Kris Joseph, Scoop Jardine play their final game for Syracuse

A despondent Kris Joseph buried his head in a towel and let silence be his answer as a question hung in the air.

A reporter had just asked Joseph to reflect on his career, and, at that moment, Joseph was reflecting. Just not out loud.

Finally, Joseph asked the reporter to repeat the question. The reporter rephrased, and asked what his best memories at Syracuse would be.

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“Just how much fun I had,” Joseph said following Syracuse’s 77-70 loss to Ohio State in the Elite 8. “The teammates, the different teammates that I had. The relationships that I built.”

Joseph, a fourth year senior, had been part of so many memorable Syracuse moments in his SU career.

He was the only player on this roster that played in the six overtime game against Connecticut in the 2009 Big East championship. He played alongside Wes Johnson and Andy Rautins the following year when the team was the top ranked team in the country.

And then there was this year, a magical regular season run where SU lost just one game.

Surely, some of these memories had rushed to mind.

“It’s real tough knowing that my career is over,” Joseph said. “I won’t play with these guys again.”

Nearby, fellow senior Scoop Jardine, left alone by reporters for a moment, finally lost the fight with his emotions.

“I just wanted everybody to know that really, really loves Syracuse basketball, this team really gave it everything we got,” Jardine said moments before. “Everything they threw at us this year, we played and we played our tails off, and that’s all you can expect from a team like this.”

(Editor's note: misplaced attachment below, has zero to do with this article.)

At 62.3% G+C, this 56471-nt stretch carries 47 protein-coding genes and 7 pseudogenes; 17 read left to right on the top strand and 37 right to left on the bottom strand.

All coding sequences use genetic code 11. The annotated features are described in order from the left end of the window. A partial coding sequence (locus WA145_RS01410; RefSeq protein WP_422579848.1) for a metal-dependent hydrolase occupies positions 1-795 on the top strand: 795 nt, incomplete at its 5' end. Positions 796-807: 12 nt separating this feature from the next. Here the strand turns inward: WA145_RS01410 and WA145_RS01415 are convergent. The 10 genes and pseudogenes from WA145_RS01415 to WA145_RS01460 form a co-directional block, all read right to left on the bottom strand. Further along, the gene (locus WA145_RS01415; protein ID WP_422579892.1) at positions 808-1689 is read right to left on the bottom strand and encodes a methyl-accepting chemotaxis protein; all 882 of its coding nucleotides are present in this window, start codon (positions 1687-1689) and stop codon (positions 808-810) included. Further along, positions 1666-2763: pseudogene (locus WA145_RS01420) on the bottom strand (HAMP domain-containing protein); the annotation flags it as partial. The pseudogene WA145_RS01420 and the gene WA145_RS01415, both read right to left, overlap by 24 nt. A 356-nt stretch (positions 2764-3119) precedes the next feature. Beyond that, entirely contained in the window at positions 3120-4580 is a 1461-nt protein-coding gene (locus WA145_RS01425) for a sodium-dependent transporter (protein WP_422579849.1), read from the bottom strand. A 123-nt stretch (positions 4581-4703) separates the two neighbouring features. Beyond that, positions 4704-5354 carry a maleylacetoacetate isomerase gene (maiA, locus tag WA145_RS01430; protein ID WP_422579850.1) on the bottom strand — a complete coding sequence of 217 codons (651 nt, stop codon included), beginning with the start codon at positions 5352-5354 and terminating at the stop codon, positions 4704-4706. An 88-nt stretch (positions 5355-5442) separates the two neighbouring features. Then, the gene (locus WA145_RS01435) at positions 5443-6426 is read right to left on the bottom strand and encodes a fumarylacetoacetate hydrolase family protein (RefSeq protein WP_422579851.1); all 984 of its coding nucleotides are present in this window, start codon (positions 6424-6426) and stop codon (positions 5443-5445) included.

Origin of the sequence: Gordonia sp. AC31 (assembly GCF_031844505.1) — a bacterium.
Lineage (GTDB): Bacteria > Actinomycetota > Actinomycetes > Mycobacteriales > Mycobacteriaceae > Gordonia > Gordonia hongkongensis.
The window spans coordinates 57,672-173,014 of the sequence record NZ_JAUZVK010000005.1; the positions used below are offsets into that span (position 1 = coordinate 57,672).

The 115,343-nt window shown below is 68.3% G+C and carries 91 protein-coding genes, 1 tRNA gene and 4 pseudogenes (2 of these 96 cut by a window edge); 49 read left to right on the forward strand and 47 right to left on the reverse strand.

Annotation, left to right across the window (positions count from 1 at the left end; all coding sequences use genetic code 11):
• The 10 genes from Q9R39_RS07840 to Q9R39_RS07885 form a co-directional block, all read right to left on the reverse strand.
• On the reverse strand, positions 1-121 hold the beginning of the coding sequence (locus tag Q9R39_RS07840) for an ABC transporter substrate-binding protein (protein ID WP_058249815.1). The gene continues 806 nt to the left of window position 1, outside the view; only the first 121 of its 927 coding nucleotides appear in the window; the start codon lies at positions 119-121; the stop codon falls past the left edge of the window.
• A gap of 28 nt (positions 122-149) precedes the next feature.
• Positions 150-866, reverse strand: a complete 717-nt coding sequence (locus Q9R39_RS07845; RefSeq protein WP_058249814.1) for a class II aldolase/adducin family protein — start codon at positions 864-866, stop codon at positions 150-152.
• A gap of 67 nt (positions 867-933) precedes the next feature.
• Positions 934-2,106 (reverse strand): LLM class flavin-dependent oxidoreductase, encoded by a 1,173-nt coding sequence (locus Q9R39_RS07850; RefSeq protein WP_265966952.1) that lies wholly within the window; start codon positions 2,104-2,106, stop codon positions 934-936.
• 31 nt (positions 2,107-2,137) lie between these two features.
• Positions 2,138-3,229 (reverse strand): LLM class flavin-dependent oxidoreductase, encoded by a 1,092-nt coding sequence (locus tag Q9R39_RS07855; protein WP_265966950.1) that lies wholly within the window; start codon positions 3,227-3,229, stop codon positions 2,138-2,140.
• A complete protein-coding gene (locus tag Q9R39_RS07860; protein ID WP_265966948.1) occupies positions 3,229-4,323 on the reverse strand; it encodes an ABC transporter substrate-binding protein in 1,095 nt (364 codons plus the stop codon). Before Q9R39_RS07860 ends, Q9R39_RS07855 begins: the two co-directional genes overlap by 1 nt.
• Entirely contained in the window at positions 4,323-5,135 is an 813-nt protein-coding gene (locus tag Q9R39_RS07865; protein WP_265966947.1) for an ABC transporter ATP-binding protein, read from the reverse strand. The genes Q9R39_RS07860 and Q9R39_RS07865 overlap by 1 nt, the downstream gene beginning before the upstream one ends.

Jardine had come in with an incoming class that included Jonny Flynn and Donte Greene, plus high school teammate Rick Jackson. Jardine was the only remaining member of that class.

“As a kid, you know, you go to college, try to leave early, try to go to the NBA—it was never in my mind,” Jardine said. “I’m just trying to become a better person and a better player, and that’s what I’m leaving with.”

It was an emotional end for the duo, who leave Syracuse as the winningest class in SU history.

“These last two years they’ve been great starting, and they’ve been good leaders,” Syracuse coach Jim Boeheim said. “They’ve really done everything you could ask from them, really. There’s nothing more you could ask out of those guys.”

And now, there is nothing more that can be asked of them, because their college careers are over.

“The loss hurts, but me not playing with these guys for the rest of my life is going to hurt even more,” Joseph said. “These are like my brothers, and we came up short today, but for the most part I think we had a great season.”

Corey Mallonee contributed with reporting from Boston.

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About Wes Cheng 2907 Articles
Wes has worked for covering the New York Knicks, as well as for covering Syracuse athletics. Wes has also been a contributing writer for the South China Morning Post (Hong Kong), for SportsNet New York (SNY) as a news desk writer covering all of New York professional sports, and reported on the NBA and MLB for the New York Sportscene. A native of Long Island, New York, Wes graduated from Syracuse University in 2005 with a degree in journalism. Contact him at wes[at]